Over time, the committee’s investigation has focused on App Store rules that prevent developers from telling their users about alternatives to Apple’s own payment options. In February 2023, the commission said its “preliminary position” was that Apple’s “anti-steering commitments” represented “unfair terms of trade” and argued that the App Store policy was “neither necessary nor proportionate”, which could lead to users would pay more, and limited choice for consumers.

Apple has already made some concessions. 2021 stated that developers could advertise payment methods outside of the iOS app through communications such as email. Then, in early 2022, developers were able to link to their own sites from within the iOS apps themselves. But this second change only applied to so-called ‘reader apps’ for services like Netflix, Kindle or Spotify that are primarily designed to provide access to digital content, and developers had to apply for a ‘right’ before adding an external link . . Bloombergwhich previously reported on the EU’s antitrust fine, said Spotify criticized Apple’s rule changes as “just for show.”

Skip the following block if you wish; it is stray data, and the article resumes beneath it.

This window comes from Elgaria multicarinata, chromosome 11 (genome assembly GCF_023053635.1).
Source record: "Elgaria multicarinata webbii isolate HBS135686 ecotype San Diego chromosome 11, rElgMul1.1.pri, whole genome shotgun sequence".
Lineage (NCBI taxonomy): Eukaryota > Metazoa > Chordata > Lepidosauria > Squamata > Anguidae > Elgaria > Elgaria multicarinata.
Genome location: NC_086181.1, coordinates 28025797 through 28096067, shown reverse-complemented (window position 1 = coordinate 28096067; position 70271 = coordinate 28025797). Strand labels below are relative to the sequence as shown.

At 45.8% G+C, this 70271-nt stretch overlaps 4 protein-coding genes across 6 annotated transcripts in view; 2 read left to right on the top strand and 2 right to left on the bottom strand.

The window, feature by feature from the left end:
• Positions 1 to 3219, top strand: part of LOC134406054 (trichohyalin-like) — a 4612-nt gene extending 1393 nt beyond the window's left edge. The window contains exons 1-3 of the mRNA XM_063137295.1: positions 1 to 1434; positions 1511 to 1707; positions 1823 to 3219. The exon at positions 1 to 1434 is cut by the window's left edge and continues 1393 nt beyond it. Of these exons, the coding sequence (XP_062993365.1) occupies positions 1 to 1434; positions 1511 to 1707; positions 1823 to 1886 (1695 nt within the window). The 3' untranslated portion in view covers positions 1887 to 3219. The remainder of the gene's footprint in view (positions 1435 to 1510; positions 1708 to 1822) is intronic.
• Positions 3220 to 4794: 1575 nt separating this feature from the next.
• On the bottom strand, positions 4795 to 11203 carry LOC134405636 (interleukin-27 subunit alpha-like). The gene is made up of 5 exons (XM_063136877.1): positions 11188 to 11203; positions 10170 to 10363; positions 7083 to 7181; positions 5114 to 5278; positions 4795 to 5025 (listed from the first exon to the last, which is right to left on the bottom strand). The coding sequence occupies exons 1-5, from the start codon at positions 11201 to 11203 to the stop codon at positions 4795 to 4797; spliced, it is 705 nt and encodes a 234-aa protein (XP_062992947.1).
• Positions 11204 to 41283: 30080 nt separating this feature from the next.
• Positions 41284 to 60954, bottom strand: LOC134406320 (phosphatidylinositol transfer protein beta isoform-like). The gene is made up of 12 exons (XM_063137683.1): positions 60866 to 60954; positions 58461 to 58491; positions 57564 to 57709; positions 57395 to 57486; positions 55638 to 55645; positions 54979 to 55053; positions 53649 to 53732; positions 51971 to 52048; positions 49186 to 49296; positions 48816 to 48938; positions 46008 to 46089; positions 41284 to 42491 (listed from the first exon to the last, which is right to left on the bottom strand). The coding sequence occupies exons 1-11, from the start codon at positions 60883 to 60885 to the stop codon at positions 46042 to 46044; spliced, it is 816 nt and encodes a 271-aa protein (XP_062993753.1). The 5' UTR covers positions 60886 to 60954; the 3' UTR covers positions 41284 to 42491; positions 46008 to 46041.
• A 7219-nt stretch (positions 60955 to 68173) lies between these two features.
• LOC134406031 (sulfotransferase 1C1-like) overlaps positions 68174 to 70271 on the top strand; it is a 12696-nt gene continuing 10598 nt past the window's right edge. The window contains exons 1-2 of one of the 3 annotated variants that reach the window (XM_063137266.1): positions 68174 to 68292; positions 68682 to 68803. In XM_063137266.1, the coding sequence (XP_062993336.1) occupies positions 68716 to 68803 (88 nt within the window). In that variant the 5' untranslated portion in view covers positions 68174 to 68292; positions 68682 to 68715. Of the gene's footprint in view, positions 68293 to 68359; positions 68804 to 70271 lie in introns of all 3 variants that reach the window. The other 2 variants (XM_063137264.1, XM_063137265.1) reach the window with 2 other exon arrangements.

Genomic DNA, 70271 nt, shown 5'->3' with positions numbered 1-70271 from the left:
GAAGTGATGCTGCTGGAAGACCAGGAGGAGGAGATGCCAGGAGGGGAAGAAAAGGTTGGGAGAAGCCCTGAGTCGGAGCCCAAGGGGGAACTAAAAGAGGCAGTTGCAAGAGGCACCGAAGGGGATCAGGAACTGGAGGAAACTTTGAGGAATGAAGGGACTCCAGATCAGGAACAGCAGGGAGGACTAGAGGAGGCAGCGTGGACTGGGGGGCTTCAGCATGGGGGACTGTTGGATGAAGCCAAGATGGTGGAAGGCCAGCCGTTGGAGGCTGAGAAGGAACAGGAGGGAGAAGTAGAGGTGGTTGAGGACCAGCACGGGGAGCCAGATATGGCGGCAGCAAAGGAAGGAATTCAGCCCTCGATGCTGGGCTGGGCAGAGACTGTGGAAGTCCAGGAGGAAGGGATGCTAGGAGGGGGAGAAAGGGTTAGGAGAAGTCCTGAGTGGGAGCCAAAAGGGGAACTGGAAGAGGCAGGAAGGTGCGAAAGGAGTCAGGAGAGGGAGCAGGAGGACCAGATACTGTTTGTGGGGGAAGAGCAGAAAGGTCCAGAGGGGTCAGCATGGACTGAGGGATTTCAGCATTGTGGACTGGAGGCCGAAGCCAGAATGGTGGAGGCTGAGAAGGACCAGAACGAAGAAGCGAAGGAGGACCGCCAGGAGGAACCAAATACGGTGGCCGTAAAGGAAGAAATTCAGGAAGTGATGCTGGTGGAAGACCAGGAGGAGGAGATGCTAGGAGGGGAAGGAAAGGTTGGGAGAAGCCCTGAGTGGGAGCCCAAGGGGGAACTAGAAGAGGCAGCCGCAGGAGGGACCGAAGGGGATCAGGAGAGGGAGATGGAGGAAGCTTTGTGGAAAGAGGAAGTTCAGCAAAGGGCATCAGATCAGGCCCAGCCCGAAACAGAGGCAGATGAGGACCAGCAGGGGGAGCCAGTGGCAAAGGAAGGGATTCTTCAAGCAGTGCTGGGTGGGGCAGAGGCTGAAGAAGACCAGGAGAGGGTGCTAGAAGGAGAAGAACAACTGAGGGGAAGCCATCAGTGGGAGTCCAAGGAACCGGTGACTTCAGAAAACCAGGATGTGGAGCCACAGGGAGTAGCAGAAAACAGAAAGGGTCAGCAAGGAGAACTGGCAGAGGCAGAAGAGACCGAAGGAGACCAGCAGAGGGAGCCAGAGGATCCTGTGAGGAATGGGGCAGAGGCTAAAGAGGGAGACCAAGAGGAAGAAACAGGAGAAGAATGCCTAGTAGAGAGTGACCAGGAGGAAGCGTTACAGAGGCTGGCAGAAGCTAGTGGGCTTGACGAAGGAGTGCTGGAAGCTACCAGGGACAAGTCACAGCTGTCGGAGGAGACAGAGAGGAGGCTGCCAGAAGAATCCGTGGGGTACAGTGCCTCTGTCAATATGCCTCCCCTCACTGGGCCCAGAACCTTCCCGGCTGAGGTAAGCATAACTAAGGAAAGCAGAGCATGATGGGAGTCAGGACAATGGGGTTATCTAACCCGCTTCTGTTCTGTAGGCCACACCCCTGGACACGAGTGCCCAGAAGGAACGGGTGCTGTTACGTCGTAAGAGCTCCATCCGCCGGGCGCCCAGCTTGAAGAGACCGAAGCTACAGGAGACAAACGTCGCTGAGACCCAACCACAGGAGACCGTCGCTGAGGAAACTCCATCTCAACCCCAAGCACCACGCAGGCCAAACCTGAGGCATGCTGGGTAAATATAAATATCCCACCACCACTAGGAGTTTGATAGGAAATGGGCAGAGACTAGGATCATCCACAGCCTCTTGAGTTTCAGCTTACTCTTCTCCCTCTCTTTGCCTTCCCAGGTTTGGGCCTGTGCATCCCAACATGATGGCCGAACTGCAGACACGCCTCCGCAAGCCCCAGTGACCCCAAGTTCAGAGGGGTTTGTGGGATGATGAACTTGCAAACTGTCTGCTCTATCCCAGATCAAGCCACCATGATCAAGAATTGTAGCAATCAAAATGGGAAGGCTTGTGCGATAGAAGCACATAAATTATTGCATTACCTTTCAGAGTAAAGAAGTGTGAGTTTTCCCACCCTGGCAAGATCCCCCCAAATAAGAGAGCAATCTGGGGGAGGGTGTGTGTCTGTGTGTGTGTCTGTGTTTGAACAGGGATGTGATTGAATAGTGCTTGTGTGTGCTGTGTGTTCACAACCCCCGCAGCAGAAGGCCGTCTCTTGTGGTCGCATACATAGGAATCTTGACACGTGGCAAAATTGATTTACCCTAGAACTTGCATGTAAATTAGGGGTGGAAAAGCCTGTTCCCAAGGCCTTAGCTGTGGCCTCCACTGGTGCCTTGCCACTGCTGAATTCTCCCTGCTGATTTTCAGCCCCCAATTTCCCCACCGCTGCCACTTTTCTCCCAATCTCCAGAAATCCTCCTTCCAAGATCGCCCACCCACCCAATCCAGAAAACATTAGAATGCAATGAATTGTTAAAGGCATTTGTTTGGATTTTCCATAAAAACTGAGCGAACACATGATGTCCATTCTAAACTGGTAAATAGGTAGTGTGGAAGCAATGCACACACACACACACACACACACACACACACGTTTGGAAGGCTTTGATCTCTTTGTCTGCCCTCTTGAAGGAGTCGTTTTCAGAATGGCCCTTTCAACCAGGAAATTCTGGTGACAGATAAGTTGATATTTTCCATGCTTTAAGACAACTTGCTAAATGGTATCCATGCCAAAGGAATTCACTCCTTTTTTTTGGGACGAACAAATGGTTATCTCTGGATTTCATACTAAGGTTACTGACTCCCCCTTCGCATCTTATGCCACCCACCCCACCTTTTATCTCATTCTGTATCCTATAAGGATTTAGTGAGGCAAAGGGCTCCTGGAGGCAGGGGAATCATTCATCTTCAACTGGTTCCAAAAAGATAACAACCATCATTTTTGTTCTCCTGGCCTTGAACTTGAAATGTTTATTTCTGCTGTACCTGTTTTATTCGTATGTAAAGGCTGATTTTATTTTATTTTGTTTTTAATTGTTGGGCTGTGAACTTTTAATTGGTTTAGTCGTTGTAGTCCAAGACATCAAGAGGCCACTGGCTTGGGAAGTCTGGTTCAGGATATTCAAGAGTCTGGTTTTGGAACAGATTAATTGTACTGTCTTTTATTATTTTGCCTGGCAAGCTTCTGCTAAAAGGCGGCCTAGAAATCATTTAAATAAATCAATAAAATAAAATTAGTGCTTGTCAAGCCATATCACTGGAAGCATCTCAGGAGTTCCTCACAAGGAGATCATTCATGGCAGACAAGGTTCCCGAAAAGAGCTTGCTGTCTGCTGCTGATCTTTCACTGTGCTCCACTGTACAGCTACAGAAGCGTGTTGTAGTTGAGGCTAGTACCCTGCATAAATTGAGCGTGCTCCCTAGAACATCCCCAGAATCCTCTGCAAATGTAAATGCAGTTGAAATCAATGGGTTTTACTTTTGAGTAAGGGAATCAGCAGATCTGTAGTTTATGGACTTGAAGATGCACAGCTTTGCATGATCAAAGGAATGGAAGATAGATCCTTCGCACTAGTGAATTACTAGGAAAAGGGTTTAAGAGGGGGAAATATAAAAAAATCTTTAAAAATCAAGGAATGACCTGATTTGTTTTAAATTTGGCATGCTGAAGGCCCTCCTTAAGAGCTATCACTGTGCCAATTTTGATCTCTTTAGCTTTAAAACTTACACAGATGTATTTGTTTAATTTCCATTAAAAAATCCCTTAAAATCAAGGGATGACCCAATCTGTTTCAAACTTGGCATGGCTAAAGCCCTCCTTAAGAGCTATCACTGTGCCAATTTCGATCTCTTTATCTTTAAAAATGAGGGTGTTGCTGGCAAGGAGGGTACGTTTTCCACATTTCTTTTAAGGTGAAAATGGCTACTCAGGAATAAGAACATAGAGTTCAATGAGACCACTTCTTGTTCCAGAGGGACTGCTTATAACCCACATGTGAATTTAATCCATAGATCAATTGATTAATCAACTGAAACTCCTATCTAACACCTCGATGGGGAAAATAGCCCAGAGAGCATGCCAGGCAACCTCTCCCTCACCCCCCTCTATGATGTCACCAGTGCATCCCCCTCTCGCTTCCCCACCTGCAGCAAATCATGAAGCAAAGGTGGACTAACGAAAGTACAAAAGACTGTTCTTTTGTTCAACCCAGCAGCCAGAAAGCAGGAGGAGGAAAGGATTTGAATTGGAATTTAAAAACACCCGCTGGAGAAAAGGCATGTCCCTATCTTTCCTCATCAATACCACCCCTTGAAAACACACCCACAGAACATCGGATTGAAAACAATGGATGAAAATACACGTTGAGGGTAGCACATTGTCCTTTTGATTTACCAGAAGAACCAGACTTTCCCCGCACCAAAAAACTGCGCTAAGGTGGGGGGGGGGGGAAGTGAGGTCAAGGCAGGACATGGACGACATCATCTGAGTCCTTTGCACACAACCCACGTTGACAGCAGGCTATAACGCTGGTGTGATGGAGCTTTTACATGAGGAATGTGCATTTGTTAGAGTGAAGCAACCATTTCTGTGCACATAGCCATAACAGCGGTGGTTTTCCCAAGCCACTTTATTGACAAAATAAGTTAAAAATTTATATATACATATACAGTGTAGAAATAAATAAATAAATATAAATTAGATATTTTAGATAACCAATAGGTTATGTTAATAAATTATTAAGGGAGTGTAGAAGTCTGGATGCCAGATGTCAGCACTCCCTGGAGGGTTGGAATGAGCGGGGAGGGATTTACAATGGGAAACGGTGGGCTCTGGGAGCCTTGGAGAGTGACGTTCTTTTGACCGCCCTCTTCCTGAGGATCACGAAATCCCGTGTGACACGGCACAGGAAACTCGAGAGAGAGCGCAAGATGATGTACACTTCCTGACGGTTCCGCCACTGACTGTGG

The EU fine comes as Apple prepares to overhaul app distribution rules in the EU to comply with the Digital Markets Act (DMA) from March 7, which will allow third-party app marketplaces on iPhone for the first time allows. But app developers have been critical of Apple’s approach, which includes charging a commission of up to 17 percent for developers who use their own payment method or link to their own website, plus an annual fee of €0.50 per app installation after the first million. Spotify said the changes are “an unworkable alternative that will stifle [developers’] companies immediately.”